The only thing missing is the natural grass, say two of soccer's biggest stars.
Both David Beckham and Robbie Keane griped about the artificial turf they'll play on Wednesday night when their Los Angeles Galaxy battle Toronto FC at Rogers Centre, in the first leg of the CONCACAF Champions League quarter-finals.
"It's not ideal, but it's the same for both teams," Beckham said. "Ideally you want to play on grass, but at the end of the day, this is the situation. And at least it's a touch warmer (than outdoors at BMO Field)."
Toronto FC opted to hold the game at Rogers Centre because of the problems winter weather could pose at BMO Field, the team's home stadium. The teams will play on the same artificial turf field used for Toronto Argonauts games, although the football hash marks have been removed and the field has been lined for soccer.
Keane was more critical in his assessment.
"I don't think we should be playing on a plastic pitch," said the Irish striker who joined the Galaxy last August. "I think these days, it should be grass pitches. I don't think it's good injury-wise, I think it can be dangerous. So it is a shame that we're playing on it.
"But at the end of the day we have to do it, it's the way it goes. It's the same for both teams, it just depends on who plays on it better."
Galaxy coach Bruce Arena said Toronto FC officials did a decent job on the field, given the circumstances.
"It's not desirable, but it is what it is," Arena said. "Obviously I don't think the players on either team would prefer to be on this surface, but they've done a good job getting it ready."
Toronto FC players, for their part, are also less than enthusiastic about the turf. When asked what he thinks of the field, Toronto head coach Aron Winter would only say: "It's green."
The star-studded Galaxy, including Beckham, Keane and U.S. captain Landon Donovan, tested out the pitch Tuesday ahead of Wednesday night's match, which is expected to draw a capacity crowd of 45,000.
Toronto and L.A. will play the second leg March 14 at Home Depot Center in Carson, Calif., in front of a considerably smaller crowd of 7,500, due to rules the stadium has about events on school nights.
Beckham, who's clearly no stranger to big games and big crowds, said he plans to soak up the atmosphere at Rogers Centre.
"It'll be great, these are the stadiums that you want to play in, you want to play in front of 45-, 50,000 fans, whether they're going to be for you or against you, it doesn't matter," said the former England captain. "Sometimes it's better when they're against you because it's more enjoyable when you have a little bit of success. Hopefully we have that (Wednesday).
"But these are the occasions that as players you need to enjoy, and you'll only enjoy it if you're successful."
Beckham's star power has clearly not dimmed. The former Manchester United and Real Madrid midfielder, who recently launched a new underwear line, was greeted by several dozen members of the media, who lined a corridor to catch a few words with the superstar.
He patiently answered each question before team officials ushered him away, including that of one reporter who wanted to know what was on his iPod.
"Jay-Z, Drake — he's a Toronto guy, right? — and Spice Girls," he said, prompting laughter.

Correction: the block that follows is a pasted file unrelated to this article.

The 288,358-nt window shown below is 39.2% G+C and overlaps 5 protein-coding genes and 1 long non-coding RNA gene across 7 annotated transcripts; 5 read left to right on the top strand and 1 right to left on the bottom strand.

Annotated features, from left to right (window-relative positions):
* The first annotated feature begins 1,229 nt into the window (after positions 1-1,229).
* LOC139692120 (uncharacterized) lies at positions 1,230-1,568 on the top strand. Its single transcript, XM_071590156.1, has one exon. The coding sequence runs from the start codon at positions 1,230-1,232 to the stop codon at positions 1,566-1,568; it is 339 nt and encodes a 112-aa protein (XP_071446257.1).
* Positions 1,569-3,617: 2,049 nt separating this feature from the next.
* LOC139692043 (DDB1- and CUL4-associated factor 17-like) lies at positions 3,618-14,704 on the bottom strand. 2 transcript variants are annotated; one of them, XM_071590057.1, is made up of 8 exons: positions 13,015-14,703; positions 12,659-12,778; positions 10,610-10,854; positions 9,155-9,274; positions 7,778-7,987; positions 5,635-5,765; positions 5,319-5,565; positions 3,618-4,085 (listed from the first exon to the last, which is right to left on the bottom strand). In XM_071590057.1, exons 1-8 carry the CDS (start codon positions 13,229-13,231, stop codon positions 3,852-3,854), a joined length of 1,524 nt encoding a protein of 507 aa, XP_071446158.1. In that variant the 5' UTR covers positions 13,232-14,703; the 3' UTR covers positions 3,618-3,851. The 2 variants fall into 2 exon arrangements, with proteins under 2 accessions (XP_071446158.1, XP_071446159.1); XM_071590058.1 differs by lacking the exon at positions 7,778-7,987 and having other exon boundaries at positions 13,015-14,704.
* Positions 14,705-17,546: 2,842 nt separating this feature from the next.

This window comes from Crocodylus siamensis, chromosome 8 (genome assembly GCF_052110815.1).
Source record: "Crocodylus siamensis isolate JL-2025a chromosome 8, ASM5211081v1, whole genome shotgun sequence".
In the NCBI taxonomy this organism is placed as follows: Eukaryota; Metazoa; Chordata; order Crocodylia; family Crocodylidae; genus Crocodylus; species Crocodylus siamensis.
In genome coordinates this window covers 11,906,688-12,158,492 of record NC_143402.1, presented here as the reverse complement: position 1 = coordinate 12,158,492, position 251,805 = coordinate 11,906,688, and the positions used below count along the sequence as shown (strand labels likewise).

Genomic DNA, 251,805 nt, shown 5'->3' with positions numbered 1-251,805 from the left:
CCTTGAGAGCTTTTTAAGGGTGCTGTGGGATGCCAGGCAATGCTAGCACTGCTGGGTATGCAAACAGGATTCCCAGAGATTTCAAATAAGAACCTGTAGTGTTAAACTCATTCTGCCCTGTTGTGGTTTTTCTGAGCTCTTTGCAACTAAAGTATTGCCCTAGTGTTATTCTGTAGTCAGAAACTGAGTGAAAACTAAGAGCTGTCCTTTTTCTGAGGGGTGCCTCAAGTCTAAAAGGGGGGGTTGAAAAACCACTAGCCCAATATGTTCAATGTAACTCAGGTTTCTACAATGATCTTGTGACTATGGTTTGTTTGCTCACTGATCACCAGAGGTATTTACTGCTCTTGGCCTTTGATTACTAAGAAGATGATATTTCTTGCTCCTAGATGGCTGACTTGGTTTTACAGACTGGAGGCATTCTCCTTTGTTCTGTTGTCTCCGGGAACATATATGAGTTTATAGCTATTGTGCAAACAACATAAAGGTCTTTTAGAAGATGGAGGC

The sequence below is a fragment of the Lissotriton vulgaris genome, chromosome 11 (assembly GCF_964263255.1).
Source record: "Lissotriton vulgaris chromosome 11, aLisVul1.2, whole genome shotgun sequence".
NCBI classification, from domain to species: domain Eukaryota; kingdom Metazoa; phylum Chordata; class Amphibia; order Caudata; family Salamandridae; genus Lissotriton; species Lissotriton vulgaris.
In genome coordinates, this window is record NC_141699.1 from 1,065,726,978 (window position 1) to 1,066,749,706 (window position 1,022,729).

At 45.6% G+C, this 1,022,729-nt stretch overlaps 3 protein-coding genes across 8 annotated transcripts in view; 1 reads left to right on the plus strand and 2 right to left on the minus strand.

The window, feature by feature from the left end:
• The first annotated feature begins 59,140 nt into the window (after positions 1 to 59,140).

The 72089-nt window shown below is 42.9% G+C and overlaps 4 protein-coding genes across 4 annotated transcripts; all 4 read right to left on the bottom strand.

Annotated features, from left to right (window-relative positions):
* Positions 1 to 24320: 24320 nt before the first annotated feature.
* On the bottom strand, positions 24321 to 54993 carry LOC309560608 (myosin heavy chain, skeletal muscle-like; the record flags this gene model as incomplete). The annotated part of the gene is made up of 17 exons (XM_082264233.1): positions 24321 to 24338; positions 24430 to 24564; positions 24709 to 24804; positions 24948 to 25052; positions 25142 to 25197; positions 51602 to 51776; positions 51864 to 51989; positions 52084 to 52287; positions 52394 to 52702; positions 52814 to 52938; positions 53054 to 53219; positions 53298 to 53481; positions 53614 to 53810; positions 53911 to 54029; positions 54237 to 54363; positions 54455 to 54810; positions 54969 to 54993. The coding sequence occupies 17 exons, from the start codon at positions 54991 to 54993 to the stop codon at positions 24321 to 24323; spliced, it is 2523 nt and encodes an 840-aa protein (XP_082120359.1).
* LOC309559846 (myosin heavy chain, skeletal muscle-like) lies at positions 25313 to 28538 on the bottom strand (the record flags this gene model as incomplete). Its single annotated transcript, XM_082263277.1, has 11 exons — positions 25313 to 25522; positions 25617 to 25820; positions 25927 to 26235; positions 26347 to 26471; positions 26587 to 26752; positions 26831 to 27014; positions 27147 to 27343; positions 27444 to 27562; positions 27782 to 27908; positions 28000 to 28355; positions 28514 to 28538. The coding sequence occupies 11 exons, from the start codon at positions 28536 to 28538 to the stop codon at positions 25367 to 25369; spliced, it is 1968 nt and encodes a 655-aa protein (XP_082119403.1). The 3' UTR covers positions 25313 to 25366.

Beckham helped lead the Galaxy to the MLS Cup in November, and was selected to the league's Best XI. Many expected him to step away from the North American game at that point, but the 36-year-old signed a new two-year deal with the Galaxy in January, saying his family enjoyed living in L.A.
Beckham said he has had to making surprisingly few adjustments to his lifestyle or game as he's grown older.
"I love training, I love playing," he said. "Yeah, I'm getting older, a lot wiser, but I think at the end of the day, as long as you take care of yourself, look after your body, train as much as you need to train, I think you can play for as long as you can.
"But I've done that throughout my career, and that's probably one of the reasons why I'm still playing at my age that I'm playing now."
Beckham headlined the Galaxy's regular-season game last April at BMO Field, which drew a Toronto FC-record 22,435 fans.
Wednesday's match — Toronto's first home game played somewhere other than BMO Field — will shatter that record.
Toronto FC has proved problematic for L.A., playing the Galaxy to four draws in four matches over the last two seasons.
Still Toronto, which has missed the playoffs in all five MLS seasons, finished with a 6-13-15 record last year, 24 points behind the 19-5-10 Galaxy.
Beckham said Toronto's big fan base always make for challenging games here.
"It's a tough place to come and a tough team to play against. The fans are right behind their team and rightly so," he said. "It's just a tough play to come."
Still, the Galaxy, a team that some are touting as the best ever assembled in the MLS, have to be considered the favourites coming off the MLS Cup.
Keane said the Galaxy's goal is to pick up where they left off.
"I think every season you go into it and you want to do as well as you did last year, and last year we won the championship," he said. "We know it's not going to be easy, there's some tough teams there, but with the players and squad that we have, we're quite capable of doing the same as we did last year.
"We're not being arrogant or big-headed about it, but we're certainly one of the best teams, or the best team in the league. It's about proving it and doing it on the pitch."